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Fiscal Reforms during Fiscal Consolidation: The Case of Italy

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  • Giampaolo Arachi

    ()
    (Deparment of Economics and Mathematical Statistics, University of Salento)

  • Valeria Bucci

    ()
    (Deparment of Economics and Mathematical Statistics, University of Salento)

  • Ernesto Longobardi

    ()
    (Department of Economics and Quantitative Methods, University of Bari)

  • Paolo Panteghini

    ()
    (Department of Economics, University of Brescia)

  • Maria Laura Parisi

    ()
    (Department of Economics, University of Brescia)

  • Simone Pellegrino

    ()
    (Department of Economics and Statistics (Dipartimento di Scienze Economico-Sociali e Matematico-Statistiche), University of Torino, Italy)

  • Alberto Zanardi

    ()
    (Department of Economics, University of Bologna)

Abstract

In this paper we aim to discuss the strengths and weaknesses of the fiscal consolidation package adopted recently by the Italian Government in order to achieve a balanced budget by 2013. Revenues are forecasted to increase by more than 3.3 GDP percentage points; these stem mostly from indirect and property taxation. The analysis of the Italian case is interesting since it seems to be consistent with a recent strand of the literature which, in order to foster both short and long-term economic growth, advocated a shift of the tax burden from capital and labour income to consumption and property. Through a set of micro simulation models, this paper evaluates the effects of the Italian fiscal package on households and firms. We show that, in respect of households’ income, indirect and property tax reforms are highly regressive, whilst the reform makes limited resources available for growth enhancing policies (reduction in the effective corporate tax burden). Then, we propose an alternative fiscal package. We show that a less regressive reform on households can be obtained by shifting taxation from personal and corporate income tax to indirect taxation. Our proposal allows the tax burden on firms to be reduced substantially and, in the meantime, offers lower personal income tax rates on households in the lowest deciles of income distribution since they are penalized most by the increase in indirect taxation.

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File URL: http://eco83.econ.unito.it/RePEc/wp/m2.pdf
File Function: First version, 2012
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Bibliographic Info

Paper provided by Department of Economics and Statistics (Dipartimento di Scienze Economico-Sociali e Matematico-Statistiche), University of Torino in its series Working papers with number 002.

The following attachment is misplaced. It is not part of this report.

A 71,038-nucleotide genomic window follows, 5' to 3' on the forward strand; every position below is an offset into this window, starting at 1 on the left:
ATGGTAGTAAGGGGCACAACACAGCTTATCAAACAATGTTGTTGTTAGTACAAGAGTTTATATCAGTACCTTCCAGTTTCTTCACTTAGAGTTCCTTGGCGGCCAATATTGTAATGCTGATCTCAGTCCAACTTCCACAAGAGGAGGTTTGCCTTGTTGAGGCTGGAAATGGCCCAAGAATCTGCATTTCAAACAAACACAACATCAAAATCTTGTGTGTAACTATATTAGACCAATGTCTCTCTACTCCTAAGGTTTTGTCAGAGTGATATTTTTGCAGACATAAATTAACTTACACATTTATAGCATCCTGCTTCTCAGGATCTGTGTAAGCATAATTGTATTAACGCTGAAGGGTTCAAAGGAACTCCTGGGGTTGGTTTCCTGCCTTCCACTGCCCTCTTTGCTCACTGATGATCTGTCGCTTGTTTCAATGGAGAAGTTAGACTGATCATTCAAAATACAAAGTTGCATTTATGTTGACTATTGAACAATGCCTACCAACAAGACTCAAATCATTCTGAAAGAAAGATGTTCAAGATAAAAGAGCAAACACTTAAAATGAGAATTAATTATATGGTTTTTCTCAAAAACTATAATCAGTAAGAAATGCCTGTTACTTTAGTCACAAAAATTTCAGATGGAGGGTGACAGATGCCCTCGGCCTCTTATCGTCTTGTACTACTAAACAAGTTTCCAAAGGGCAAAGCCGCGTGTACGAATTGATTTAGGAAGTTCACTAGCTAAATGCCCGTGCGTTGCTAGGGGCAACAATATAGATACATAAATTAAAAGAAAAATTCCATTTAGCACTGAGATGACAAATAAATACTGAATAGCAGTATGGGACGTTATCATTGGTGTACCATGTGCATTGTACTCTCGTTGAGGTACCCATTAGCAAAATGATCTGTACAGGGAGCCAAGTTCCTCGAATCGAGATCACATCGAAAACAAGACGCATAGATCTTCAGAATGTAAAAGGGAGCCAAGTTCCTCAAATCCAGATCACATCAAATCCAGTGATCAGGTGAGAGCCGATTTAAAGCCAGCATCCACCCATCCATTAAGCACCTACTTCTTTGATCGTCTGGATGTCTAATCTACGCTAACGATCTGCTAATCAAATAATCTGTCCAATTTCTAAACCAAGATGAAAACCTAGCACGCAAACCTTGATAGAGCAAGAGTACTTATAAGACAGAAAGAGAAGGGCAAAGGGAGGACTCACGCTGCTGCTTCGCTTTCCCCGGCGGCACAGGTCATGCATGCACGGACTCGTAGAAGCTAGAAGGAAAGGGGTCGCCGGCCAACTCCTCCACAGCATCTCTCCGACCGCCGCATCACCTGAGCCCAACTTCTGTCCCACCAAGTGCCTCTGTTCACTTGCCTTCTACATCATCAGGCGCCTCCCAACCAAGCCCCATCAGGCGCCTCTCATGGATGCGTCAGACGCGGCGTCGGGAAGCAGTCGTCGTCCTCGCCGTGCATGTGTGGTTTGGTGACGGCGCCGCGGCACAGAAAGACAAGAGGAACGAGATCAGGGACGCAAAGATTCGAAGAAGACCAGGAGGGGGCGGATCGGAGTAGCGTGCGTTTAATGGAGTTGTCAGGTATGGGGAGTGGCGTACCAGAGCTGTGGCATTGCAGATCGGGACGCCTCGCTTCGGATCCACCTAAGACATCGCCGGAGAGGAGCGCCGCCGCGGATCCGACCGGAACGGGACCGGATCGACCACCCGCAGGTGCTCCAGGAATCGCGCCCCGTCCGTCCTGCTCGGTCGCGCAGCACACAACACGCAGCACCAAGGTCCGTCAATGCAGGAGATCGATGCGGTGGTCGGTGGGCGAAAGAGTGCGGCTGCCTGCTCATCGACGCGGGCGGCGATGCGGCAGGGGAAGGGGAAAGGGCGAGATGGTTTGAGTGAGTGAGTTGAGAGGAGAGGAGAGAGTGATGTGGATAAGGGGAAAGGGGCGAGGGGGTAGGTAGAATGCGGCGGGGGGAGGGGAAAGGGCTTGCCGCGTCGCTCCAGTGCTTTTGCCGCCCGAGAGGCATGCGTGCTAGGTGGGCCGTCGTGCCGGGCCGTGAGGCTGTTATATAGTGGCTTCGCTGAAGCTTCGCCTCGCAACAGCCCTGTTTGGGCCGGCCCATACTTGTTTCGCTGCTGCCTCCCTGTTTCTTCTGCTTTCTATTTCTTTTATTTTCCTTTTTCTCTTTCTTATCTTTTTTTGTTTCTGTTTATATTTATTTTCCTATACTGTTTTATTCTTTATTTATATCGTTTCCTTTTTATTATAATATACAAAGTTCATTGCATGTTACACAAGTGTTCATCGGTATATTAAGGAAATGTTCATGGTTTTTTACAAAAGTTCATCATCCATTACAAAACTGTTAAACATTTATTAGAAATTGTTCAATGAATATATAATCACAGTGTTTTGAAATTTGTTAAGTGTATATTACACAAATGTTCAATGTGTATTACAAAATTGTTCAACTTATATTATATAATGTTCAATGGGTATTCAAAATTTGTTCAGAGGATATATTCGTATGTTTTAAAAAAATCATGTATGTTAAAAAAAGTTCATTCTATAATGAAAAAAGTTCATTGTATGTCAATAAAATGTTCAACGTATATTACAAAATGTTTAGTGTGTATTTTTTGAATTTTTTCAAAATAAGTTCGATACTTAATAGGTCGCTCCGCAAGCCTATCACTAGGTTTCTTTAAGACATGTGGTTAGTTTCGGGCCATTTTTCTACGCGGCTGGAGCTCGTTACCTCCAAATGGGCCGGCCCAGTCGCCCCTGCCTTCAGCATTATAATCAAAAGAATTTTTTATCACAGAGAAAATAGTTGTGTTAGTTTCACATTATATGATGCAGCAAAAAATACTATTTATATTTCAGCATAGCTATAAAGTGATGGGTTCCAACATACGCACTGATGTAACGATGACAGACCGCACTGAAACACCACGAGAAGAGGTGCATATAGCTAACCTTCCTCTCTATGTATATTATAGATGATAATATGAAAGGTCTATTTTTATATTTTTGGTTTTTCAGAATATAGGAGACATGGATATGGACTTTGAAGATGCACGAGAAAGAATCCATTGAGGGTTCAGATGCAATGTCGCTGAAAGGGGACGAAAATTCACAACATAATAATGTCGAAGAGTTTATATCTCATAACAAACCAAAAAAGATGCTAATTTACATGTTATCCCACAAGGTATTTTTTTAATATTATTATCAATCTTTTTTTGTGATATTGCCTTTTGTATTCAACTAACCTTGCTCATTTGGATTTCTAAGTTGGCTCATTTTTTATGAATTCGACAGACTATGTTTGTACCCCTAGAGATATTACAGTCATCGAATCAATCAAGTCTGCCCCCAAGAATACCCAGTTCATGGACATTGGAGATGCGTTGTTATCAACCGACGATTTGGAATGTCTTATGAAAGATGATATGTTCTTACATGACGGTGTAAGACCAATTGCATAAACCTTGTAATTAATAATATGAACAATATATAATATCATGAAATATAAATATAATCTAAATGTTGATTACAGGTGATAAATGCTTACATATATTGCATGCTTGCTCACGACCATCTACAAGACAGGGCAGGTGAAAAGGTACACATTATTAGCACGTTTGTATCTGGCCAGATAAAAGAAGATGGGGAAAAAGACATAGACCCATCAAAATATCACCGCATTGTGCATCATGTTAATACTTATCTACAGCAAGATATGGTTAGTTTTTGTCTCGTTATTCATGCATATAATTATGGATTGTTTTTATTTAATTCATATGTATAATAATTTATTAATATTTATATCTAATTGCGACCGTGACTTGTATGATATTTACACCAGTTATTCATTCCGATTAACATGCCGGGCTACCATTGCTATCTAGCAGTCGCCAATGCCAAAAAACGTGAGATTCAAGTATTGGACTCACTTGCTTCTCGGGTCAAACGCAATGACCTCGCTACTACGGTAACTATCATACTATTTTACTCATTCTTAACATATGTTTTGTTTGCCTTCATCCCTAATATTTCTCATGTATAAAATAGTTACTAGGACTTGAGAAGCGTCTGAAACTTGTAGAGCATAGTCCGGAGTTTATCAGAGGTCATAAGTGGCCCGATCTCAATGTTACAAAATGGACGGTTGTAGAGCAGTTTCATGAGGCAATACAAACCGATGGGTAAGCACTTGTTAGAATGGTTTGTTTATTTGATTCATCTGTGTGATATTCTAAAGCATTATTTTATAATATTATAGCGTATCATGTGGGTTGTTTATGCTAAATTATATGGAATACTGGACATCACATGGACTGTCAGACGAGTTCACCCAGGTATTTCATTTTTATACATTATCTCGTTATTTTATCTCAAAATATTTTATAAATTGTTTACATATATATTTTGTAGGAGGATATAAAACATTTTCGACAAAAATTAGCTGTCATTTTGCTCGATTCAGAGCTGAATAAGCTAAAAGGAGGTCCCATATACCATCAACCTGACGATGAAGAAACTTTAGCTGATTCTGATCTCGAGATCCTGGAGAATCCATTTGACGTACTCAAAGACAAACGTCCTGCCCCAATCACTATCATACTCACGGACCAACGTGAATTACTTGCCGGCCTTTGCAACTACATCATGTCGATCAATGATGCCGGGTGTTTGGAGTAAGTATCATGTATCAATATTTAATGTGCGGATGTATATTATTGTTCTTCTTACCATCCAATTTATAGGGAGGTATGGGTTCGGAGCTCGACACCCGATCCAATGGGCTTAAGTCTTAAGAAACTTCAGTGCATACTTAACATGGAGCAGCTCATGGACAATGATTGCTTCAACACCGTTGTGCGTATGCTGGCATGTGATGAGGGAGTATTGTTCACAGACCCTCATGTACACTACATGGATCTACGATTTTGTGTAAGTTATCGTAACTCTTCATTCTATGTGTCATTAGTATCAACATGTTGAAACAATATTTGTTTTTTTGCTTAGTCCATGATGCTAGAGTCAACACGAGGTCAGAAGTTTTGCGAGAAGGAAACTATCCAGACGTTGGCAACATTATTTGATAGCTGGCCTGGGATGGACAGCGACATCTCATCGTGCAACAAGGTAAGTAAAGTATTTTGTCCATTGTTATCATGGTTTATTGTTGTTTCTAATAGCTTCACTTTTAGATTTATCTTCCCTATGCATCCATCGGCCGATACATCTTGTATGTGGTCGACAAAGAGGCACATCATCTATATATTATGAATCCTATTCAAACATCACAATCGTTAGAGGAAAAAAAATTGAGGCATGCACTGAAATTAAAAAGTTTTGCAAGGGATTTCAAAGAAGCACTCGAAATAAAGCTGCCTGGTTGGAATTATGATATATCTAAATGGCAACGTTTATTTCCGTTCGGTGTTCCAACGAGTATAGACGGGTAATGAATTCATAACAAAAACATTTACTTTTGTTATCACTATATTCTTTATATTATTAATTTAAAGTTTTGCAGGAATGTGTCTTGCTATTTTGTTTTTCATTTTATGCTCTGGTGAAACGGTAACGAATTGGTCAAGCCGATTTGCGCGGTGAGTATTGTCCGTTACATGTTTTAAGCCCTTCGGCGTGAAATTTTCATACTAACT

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Length: 27 pages
Date of creation: Feb 2012
Date of revision:
Handle: RePEc:tur:wpapnw:002

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Keywords: Tax reforms; Fiscal consolidation; Micro simulation models; Italy;

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  1. Massimo Bordignon & Silvia Giannini & Paolo Panteghini, 2001. "Reforming Business Taxation: Lessons from Italy?," International Tax and Public Finance, Springer, vol. 8(2), pages 191-210, March.
  2. Doris Prammer, 2011. "Quality of taxation and the crisis: Tax shifts from a growth perspective," Taxation Papers 29, Directorate General Taxation and Customs Union, European Commission.
  3. Edyta Mazurek & Simone Pellegrino & Achille Vernizzi, 2010. "The Decomposition of the Redistributive Effect and the Issue of Close Equals Identification," Working papers 16, Former Department of Economics and Public Finance "G. Prato", University of Torino.
  4. Calmfors, Lars, 1993. "Lessons from the macroeconomic experience of Sweden," European Journal of Political Economy, Elsevier, vol. 9(1), pages 25-72, March.
  5. Paolo M. Panteghini, 2001. "Dual income taxation : the choice of the imputed rate of return," Finnish Economic Papers, Finnish Economic Association, vol. 14(1), pages 5-13, Spring.
  6. Mervyn A. King & Don Fullerton, 1984. "The Taxation of Income from Capital: A Comparative Study of the United States, the United Kingdom, Sweden, and Germany," NBER Books, National Bureau of Economic Research, Inc, number king84-1.
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